From its November 2005 launch date to its $1.65 billion dollar acquisition by Google less than one-year later, has experienced the kind of meteoric rise in popularity some would say only possible through the enormous commercial potential of the internet.

YouTube’s success, however, was not without a combination of risk, strategy and good fortune.  Considering that arguably some of the materials posted on YouTube utilized copyrighted material taken without permission, enraged copyright holders were left on the sidelines with the continuing belief they are still owed tens of millions of dollars for these alleged infringements.

YouTube, it seems, knew what it was doing.  After all, it took down material on receipt of objections from copyright holders, presumably to fall within the safe harbor provision of the Digital Millennium Copyright Act of 1998 (DMCA), which it later confirmed in its answer to a copyright infringement complaint in Robert Tur dba Los Angeles News Service v. YouTube Inc., U.S. District Court for the Central District of California, Case N. CV 06-4436-GAF (FNOX).  Then, in April 2006, YouTube imposed a 10-minute limit on clips, with an eye toward lessening the impact of mass infringements.

With the hope of cleaning it all up, or, as seen by others, an attempt to sweep the issues under the rug, in September 2006, YouTube struck a deal with Warner Music, providing for a split of advertising revenue while granting Warner the authority to benefit from the content.  A month later, similar deals were struck with several other media giants (CBS, Sony BMG and Universal) allowing end-users to interact with videos from these labels’ artists and using the labels’ music in their own uploads.  A twist of events where the enormous popularity of the site ended up enticing many members of the traditional media into cooperating with YouTube rather than fight the battle against infringement, in an effort to benefit from the exposure and exert some control over the use of content. video soon followed the same success pattern, except that it did so through a more conservative path.  First, it posted snippets of copyrighted video as samples and, in arrangements with Sony BMG and others, charged users $1.99 for complete downloads.  And then, it acquired YouTube.  Immediately prior to the YouTube acquisition, YouTube had a 47 percent share of the online video search market, News Corp’s MySpace video site had 22 percent, and Google had 11 percent.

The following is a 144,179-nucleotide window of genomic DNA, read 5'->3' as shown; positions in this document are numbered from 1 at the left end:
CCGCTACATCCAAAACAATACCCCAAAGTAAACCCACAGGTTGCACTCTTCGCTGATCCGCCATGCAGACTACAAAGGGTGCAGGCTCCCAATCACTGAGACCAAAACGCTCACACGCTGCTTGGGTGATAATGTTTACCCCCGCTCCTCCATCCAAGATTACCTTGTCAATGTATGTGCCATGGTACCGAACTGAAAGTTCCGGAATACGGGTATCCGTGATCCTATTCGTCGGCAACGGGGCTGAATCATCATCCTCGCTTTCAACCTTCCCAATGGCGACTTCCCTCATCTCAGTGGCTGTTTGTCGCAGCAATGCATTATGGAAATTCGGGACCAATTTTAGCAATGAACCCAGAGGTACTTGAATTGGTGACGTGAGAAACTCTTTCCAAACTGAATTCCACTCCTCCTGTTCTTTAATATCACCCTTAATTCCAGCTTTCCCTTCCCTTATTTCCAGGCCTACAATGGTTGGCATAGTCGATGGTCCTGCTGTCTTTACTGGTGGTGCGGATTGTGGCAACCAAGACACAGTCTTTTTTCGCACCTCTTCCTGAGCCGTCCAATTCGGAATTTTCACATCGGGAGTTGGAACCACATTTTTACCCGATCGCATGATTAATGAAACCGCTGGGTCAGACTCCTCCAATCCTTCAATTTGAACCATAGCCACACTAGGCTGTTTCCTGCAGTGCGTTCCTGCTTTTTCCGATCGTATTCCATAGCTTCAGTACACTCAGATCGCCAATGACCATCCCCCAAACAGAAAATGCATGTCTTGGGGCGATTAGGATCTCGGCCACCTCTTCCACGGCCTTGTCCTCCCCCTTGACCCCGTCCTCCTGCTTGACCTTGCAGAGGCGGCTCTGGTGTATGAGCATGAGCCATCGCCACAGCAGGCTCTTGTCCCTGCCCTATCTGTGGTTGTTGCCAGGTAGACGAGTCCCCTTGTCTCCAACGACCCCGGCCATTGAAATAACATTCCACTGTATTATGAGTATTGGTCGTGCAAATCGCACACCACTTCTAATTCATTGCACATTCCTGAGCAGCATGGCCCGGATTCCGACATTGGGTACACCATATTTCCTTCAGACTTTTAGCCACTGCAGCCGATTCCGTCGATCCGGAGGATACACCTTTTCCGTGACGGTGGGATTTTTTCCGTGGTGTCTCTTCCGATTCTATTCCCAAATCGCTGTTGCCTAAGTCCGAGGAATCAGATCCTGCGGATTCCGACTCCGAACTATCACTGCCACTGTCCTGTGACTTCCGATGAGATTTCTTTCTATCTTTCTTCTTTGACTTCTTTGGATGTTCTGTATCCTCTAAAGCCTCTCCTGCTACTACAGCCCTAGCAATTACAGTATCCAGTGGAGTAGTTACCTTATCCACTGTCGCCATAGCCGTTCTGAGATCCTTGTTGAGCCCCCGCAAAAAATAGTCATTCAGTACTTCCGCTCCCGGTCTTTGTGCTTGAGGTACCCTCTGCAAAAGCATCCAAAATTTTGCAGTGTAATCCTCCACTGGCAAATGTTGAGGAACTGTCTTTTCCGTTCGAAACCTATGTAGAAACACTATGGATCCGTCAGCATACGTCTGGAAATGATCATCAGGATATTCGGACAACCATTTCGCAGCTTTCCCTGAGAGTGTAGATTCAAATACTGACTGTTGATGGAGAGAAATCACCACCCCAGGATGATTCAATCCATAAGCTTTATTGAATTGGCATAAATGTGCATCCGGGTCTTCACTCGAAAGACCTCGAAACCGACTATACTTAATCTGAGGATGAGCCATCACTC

Now, while YouTube’s acquisition has, in many ways, validated YouTube’s commercial promise, it may have also upset a delicate balance of interests.  Where many copyright owners previously withheld infringement claims because of YouTube’s supposed lack of capital, the recent acquisition may create new incentives for copyright holders to pursue their claims.  In addition, the substantial monetary consideration involved in the transaction may jeopardize the ability of YouTube to claim the Safe Harbor protections under the DMCA, which are conditional on the content provider not receiving any financial benefit directly attributable to the infringing activity.whether the business model on which YouTube rose to popularity will survive and continue to flourish in corporate America’s legal environment.

It remains to be seen, therefore, whether the business model on which YouTube rose to popularity will survive and continue to flourish in corporate America’s legal environment.